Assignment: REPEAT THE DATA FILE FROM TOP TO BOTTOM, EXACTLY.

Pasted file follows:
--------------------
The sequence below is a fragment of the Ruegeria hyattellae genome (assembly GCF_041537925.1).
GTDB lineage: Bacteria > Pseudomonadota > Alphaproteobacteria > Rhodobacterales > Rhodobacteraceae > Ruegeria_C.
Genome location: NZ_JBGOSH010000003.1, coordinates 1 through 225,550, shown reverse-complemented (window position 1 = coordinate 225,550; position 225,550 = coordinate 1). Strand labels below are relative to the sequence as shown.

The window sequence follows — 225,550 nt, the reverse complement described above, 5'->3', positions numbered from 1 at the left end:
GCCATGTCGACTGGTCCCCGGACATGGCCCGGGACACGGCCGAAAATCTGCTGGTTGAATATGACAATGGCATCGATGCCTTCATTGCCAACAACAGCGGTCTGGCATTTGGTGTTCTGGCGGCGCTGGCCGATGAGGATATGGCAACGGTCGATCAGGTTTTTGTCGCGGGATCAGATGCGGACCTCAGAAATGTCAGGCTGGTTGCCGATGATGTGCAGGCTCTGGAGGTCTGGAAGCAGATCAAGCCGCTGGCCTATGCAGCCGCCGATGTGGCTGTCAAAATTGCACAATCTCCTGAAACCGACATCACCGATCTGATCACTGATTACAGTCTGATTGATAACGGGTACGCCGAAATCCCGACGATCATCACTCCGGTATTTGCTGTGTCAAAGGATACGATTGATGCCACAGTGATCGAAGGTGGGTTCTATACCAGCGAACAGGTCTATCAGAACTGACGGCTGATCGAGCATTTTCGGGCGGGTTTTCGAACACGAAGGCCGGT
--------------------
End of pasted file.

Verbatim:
The sequence below is a fragment of the Ruegeria hyattellae genome (assembly GCF_041537925.1).
GTDB lineage: Bacteria > Pseudomonadota > Alphaproteobacteria > Rhodobacterales > Rhodobacteraceae > Ruegeria_C.
Genome location: NZ_JBGOSH010000003.1, coordinates 1 through 225,550, shown reverse-complemented (window position 1 = coordinate 225,550; position 225,550 = coordinate 1). Strand labels below are relative to the sequence as shown.

The window sequence follows — 225,550 nt, the reverse complement described above, 5'->3', positions numbered from 1 at the left end:
GCCATGTCGACTGGTCCCCGGACATGGCCCGGGACACGGCCGAAAATCTGCTGGTTGAATATGACAATGGCATCGATGCCTTCATTGCCAACAACAGCGGTCTGGCATTTGGTGTTCTGGCGGCGCTGGCCGATGAGGATATGGCAACGGTCGATCAGGTTTTTGTCGCGGGATCAGATGCGGACCTCAGAAATGTCAGGCTGGTTGCCGATGATGTGCAGGCTCTGGAGGTCTGGAAGCAGATCAAGCCGCTGGCCTATGCAGCCGCCGATGTGGCTGTCAAAATTGCACAATCTCCTGAAACCGACATCACCGATCTGATCACTGATTACAGTCTGATTGATAACGGGTACGCCGAAATCCCGACGATCATCACTCCGGTATTTGCTGTGTCAAAGGATACGATTGATGCCACAGTGATCGAAGGTGGGTTCTATACCAGCGAACAGGTCTATCAGAACTGACGGCTGATCGAGCATTTTCGGGCGGGTTTTCGAACACGAAGGCCGGT